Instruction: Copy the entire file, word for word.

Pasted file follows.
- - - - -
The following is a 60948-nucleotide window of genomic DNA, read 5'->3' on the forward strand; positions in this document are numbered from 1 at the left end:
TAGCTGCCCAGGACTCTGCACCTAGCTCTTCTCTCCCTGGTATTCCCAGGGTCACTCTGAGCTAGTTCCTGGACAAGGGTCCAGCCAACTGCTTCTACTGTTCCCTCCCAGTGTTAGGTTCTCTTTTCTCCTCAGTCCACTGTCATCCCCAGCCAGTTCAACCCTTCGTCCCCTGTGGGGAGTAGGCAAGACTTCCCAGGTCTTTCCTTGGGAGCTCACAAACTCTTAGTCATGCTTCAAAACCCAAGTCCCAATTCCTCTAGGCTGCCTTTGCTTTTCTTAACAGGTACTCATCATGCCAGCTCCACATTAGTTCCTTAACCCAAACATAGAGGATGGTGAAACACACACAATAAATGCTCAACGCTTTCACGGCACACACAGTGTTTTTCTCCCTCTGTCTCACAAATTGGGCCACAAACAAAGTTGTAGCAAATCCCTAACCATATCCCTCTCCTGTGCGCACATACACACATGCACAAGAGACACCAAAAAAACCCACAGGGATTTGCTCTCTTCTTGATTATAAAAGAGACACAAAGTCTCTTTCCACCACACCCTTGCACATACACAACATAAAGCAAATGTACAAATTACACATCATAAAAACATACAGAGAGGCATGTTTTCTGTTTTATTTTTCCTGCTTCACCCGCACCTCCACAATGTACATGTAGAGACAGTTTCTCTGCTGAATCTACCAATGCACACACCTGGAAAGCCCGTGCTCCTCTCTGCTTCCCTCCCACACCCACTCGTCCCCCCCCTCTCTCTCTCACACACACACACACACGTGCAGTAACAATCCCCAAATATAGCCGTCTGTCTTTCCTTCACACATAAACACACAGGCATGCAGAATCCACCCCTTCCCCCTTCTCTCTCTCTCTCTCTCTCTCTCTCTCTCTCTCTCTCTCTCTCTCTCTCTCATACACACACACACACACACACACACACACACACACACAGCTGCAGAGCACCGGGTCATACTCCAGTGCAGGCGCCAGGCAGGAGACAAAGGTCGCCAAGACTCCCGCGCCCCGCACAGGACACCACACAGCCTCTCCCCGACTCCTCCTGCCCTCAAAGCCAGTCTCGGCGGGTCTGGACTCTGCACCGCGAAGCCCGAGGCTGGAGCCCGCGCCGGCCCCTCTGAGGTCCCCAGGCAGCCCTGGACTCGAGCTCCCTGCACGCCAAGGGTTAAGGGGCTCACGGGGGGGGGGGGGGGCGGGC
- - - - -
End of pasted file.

The following is a 60948-nucleotide window of genomic DNA, read 5'->3' on the forward strand; positions in this document are numbered from 1 at the left end:
TAGCTGCCCAGGACTCTGCACCTAGCTCTTCTCTCCCTGGTATTCCCAGGGTCACTCTGAGCTAGTTCCTGGACAAGGGTCCAGCCAACTGCTTCTACTGTTCCCTCCCAGTGTTAGGTTCTCTTTTCTCCTCAGTCCACTGTCATCCCCAGCCAGTTCAACCCTTCGTCCCCTGTGGGGAGTAGGCAAGACTTCCCAGGTCTTTCCTTGGGAGCTCACAAACTCTTAGTCATGCTTCAAAACCCAAGTCCCAATTCCTCTAGGCTGCCTTTGCTTTTCTTAACAGGTACTCATCATGCCAGCTCCACATTAGTTCCTTAACCCAAACATAGAGGATGGTGAAACACACACAATAAATGCTCAACGCTTTCACGGCACACACAGTGTTTTTCTCCCTCTGTCTCACAAATTGGGCCACAAACAAAGTTGTAGCAAATCCCTAACCATATCCCTCTCCTGTGCGCACATACACACATGCACAAGAGACACCAAAAAAACCCACAGGGATTTGCTCTCTTCTTGATTATAAAAGAGACACAAAGTCTCTTTCCACCACACCCTTGCACATACACAACATAAAGCAAATGTACAAATTACACATCATAAAAACATACAGAGAGGCATGTTTTCTGTTTTATTTTTCCTGCTTCACCCGCACCTCCACAATGTACATGTAGAGACAGTTTCTCTGCTGAATCTACCAATGCACACACCTGGAAAGCCCGTGCTCCTCTCTGCTTCCCTCCCACACCCACTCGTCCCCCCCCTCTCTCTCTCACACACACACACACACGTGCAGTAACAATCCCCAAATATAGCCGTCTGTCTTTCCTTCACACATAAACACACAGGCATGCAGAATCCACCCCTTCCCCCTTCTCTCTCTCTCTCTCTCTCTCTCTCTCTCTCTCTCTCTCTCTCTCTCTCTCATACACACACACACACACACACACACACACACACACACAGCTGCAGAGCACCGGGTCATACTCCAGTGCAGGCGCCAGGCAGGAGACAAAGGTCGCCAAGACTCCCGCGCCCCGCACAGGACACCACACAGCCTCTCCCCGACTCCTCCTGCCCTCAAAGCCAGTCTCGGCGGGTCTGGACTCTGCACCGCGAAGCCCGAGGCTGGAGCCCGCGCCGGCCCCTCTGAGGTCCCCAGGCAGCCCTGGACTCGAGCTCCCTGCACGCCAAGGGTTAAGGGGCTCACGGGGGGGGGGGGGGGCGGGC